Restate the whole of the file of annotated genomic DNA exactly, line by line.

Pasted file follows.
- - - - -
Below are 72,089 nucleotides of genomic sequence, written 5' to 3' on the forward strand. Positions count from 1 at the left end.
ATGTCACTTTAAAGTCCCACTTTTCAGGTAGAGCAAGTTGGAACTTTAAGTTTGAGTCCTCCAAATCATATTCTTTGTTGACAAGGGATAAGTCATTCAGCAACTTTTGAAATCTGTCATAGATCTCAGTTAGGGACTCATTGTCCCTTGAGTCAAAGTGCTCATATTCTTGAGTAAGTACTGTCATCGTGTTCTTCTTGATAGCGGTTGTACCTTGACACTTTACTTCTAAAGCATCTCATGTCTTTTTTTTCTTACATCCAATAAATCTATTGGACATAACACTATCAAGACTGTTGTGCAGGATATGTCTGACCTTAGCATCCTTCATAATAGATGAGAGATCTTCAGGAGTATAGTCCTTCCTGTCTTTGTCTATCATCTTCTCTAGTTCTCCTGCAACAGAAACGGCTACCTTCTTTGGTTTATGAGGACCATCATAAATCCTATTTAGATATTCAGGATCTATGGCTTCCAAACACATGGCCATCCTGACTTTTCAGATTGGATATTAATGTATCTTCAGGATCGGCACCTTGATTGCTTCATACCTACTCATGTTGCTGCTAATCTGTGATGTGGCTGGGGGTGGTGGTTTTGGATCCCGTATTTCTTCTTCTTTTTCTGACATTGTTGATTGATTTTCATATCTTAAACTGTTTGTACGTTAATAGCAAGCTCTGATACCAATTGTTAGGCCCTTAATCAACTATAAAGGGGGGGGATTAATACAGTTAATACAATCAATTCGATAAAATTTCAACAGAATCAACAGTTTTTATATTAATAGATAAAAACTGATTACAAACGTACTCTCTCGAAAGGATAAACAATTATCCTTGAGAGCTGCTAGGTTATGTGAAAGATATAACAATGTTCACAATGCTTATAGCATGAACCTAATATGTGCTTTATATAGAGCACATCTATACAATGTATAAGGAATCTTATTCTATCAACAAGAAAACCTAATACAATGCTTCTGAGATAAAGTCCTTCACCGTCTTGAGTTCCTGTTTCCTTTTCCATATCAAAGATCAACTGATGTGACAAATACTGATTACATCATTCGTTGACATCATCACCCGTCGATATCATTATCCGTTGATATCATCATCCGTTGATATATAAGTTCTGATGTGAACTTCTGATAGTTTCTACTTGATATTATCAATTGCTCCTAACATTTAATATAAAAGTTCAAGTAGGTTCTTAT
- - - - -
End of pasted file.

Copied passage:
Below are 72,089 nucleotides of genomic sequence, written 5' to 3' on the forward strand. Positions count from 1 at the left end.
ATGTCACTTTAAAGTCCCACTTTTCAGGTAGAGCAAGTTGGAACTTTAAGTTTGAGTCCTCCAAATCATATTCTTTGTTGACAAGGGATAAGTCATTCAGCAACTTTTGAAATCTGTCATAGATCTCAGTTAGGGACTCATTGTCCCTTGAGTCAAAGTGCTCATATTCTTGAGTAAGTACTGTCATCGTGTTCTTCTTGATAGCGGTTGTACCTTGACACTTTACTTCTAAAGCATCTCATGTCTTTTTTTTCTTACATCCAATAAATCTATTGGACATAACACTATCAAGACTGTTGTGCAGGATATGTCTGACCTTAGCATCCTTCATAATAGATGAGAGATCTTCAGGAGTATAGTCCTTCCTGTCTTTGTCTATCATCTTCTCTAGTTCTCCTGCAACAGAAACGGCTACCTTCTTTGGTTTATGAGGACCATCATAAATCCTATTTAGATATTCAGGATCTATGGCTTCCAAACACATGGCCATCCTGACTTTTCAGATTGGATATTAATGTATCTTCAGGATCGGCACCTTGATTGCTTCATACCTACTCATGTTGCTGCTAATCTGTGATGTGGCTGGGGGTGGTGGTTTTGGATCCCGTATTTCTTCTTCTTTTTCTGACATTGTTGATTGATTTTCATATCTTAAACTGTTTGTACGTTAATAGCAAGCTCTGATACCAATTGTTAGGCCCTTAATCAACTATAAAGGGGGGGGATTAATACAGTTAATACAATCAATTCGATAAAATTTCAACAGAATCAACAGTTTTTATATTAATAGATAAAAACTGATTACAAACGTACTCTCTCGAAAGGATAAACAATTATCCTTGAGAGCTGCTAGGTTATGTGAAAGATATAACAATGTTCACAATGCTTATAGCATGAACCTAATATGTGCTTTATATAGAGCACATCTATACAATGTATAAGGAATCTTATTCTATCAACAAGAAAACCTAATACAATGCTTCTGAGATAAAGTCCTTCACCGTCTTGAGTTCCTGTTTCCTTTTCCATATCAAAGATCAACTGATGTGACAAATACTGATTACATCATTCGTTGACATCATCACCCGTCGATATCATTATCCGTTGATATCATCATCCGTTGATATATAAGTTCTGATGTGAACTTCTGATAGTTTCTACTTGATATTATCAATTGCTCCTAACATTTAATATAAAAGTTCAAGTAGGTTCTTAT